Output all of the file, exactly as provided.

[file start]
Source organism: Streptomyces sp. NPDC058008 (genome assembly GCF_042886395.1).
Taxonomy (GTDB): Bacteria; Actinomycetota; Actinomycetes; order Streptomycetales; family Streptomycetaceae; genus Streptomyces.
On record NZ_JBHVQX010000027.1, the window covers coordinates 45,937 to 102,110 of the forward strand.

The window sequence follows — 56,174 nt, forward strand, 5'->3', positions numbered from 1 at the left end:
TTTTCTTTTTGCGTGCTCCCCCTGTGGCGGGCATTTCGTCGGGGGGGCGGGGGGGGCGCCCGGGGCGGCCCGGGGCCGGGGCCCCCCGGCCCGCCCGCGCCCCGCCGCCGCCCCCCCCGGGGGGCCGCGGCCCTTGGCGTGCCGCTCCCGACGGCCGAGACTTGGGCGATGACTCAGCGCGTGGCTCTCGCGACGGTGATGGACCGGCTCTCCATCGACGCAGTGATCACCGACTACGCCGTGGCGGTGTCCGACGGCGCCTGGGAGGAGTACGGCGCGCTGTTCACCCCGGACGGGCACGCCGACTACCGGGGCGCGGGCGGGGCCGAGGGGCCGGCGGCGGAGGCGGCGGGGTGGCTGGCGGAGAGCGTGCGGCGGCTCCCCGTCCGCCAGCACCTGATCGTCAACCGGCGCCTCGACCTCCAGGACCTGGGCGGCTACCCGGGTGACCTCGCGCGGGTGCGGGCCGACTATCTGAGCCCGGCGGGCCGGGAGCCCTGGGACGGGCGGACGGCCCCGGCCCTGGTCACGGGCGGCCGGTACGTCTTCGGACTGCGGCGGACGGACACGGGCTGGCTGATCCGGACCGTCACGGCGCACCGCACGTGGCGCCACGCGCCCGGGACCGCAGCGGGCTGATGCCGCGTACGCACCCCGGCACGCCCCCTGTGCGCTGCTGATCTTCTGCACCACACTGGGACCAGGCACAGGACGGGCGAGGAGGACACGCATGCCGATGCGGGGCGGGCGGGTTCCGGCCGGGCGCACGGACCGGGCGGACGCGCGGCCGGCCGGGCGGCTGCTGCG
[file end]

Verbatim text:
Source organism: Streptomyces sp. NPDC058008 (genome assembly GCF_042886395.1).
Taxonomy (GTDB): Bacteria; Actinomycetota; Actinomycetes; order Streptomycetales; family Streptomycetaceae; genus Streptomyces.
On record NZ_JBHVQX010000027.1, the window covers coordinates 45,937 to 102,110 of the forward strand.

The window sequence follows — 56,174 nt, forward strand, 5'->3', positions numbered from 1 at the left end:
TTTTCTTTTTGCGTGCTCCCCCTGTGGCGGGCATTTCGTCGGGGGGGCGGGGGGGGCGCCCGGGGCGGCCCGGGGCCGGGGCCCCCCGGCCCGCCCGCGCCCCGCCGCCGCCCCCCCCGGGGGGCCGCGGCCCTTGGCGTGCCGCTCCCGACGGCCGAGACTTGGGCGATGACTCAGCGCGTGGCTCTCGCGACGGTGATGGACCGGCTCTCCATCGACGCAGTGATCACCGACTACGCCGTGGCGGTGTCCGACGGCGCCTGGGAGGAGTACGGCGCGCTGTTCACCCCGGACGGGCACGCCGACTACCGGGGCGCGGGCGGGGCCGAGGGGCCGGCGGCGGAGGCGGCGGGGTGGCTGGCGGAGAGCGTGCGGCGGCTCCCCGTCCGCCAGCACCTGATCGTCAACCGGCGCCTCGACCTCCAGGACCTGGGCGGCTACCCGGGTGACCTCGCGCGGGTGCGGGCCGACTATCTGAGCCCGGCGGGCCGGGAGCCCTGGGACGGGCGGACGGCCCCGGCCCTGGTCACGGGCGGCCGGTACGTCTTCGGACTGCGGCGGACGGACACGGGCTGGCTGATCCGGACCGTCACGGCGCACCGCACGTGGCGCCACGCGCCCGGGACCGCAGCGGGCTGATGCCGCGTACGCACCCCGGCACGCCCCCTGTGCGCTGCTGATCTTCTGCACCACACTGGGACCAGGCACAGGACGGGCGAGGAGGACACGCATGCCGATGCGGGGCGGGCGGGTTCCGGCCGGGCGCACGGACCGGGCGGACGCGCGGCCGGCCGGGCGGCTGCTGCG